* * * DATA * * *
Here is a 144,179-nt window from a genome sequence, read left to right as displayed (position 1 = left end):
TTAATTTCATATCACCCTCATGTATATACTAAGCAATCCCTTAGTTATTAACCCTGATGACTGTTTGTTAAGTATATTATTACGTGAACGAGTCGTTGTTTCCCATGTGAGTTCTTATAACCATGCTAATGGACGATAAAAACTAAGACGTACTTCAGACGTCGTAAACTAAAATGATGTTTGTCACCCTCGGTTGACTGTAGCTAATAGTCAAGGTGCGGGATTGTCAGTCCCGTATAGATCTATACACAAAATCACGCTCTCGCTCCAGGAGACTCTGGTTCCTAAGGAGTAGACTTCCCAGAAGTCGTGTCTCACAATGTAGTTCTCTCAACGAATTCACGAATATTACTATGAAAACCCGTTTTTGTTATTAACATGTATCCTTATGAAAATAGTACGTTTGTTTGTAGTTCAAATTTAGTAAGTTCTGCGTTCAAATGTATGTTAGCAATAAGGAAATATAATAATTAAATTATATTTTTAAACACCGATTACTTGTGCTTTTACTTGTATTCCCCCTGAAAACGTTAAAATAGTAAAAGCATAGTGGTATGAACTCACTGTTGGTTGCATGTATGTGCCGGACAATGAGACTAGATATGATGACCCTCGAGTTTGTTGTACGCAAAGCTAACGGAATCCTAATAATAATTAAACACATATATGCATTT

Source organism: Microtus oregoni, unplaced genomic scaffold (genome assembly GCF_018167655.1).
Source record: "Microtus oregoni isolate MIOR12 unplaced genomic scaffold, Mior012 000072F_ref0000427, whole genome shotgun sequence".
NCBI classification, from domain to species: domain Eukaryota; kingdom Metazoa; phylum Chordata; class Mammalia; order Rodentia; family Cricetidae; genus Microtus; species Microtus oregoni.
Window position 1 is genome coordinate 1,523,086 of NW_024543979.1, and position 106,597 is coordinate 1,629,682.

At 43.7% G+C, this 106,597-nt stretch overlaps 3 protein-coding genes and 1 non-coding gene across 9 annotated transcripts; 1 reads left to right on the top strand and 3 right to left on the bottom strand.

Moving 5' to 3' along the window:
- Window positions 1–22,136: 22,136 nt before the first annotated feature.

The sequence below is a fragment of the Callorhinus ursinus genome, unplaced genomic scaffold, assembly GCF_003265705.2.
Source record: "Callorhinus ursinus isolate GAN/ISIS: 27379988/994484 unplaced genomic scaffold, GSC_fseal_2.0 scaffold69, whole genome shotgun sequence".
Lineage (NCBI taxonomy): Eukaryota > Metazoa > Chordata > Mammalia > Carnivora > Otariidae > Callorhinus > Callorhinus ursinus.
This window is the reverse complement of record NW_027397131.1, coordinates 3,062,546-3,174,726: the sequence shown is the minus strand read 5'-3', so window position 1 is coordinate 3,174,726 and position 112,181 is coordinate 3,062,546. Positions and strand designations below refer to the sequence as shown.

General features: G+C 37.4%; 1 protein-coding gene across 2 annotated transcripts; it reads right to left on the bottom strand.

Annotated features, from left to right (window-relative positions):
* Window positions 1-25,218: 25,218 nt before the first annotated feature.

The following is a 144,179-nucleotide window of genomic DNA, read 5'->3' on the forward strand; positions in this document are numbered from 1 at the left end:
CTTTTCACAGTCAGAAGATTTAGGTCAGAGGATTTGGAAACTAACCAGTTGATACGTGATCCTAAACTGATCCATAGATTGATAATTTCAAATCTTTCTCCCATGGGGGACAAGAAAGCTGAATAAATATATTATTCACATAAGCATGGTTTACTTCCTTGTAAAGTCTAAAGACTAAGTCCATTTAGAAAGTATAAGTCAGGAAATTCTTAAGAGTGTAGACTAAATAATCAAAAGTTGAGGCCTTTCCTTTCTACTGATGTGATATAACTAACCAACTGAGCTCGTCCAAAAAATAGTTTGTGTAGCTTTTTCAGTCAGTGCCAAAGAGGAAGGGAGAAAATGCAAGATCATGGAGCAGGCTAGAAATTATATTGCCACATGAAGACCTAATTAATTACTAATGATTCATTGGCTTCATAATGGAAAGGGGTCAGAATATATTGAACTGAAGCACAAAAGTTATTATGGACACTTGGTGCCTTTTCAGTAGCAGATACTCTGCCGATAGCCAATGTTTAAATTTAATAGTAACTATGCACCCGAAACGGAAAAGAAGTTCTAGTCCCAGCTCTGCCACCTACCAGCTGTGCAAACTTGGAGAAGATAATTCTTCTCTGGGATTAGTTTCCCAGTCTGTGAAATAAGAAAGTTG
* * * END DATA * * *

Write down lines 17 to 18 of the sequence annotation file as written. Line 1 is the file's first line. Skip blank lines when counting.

The following is a 144,179-nucleotide window of genomic DNA, read 5'->3' on the forward strand; positions in this document are numbered from 1 at the left end:
CTTTTCACAGTCAGAAGATTTAGGTCAGAGGATTTGGAAACTAACCAGTTGATACGTGATCCTAAACTGATCCATAGATTGATAATTTCAAATCTTTCTCCCATGGGGGACAAGAAAGCTGAATAAATATATTATTCACATAAGCATGGTTTACTTCCTTGTAAAGTCTAAAGACTAAGTCCATTTAGAAAGTATAAGTCAGGAAATTCTTAAGAGTGTAGACTAAATAATCAAAAGTTGAGGCCTTTCCTTTCTACTGATGTGATATAACTAACCAACTGAGCTCGTCCAAAAAATAGTTTGTGTAGCTTTTTCAGTCAGTGCCAAAGAGGAAGGGAGAAAATGCAAGATCATGGAGCAGGCTAGAAATTATATTGCCACATGAAGACCTAATTAATTACTAATGATTCATTGGCTTCATAATGGAAAGGGGTCAGAATATATTGAACTGAAGCACAAAAGTTATTATGGACACTTGGTGCCTTTTCAGTAGCAGATACTCTGCCGATAGCCAATGTTTAAATTTAATAGTAACTATGCACCCGAAACGGAAAAGAAGTTCTAGTCCCAGCTCTGCCACCTACCAGCTGTGCAAACTTGGAGAAGATAATTCTTCTCTGGGATTAGTTTCCCAGTCTGTGAAATAAGAAAGTTG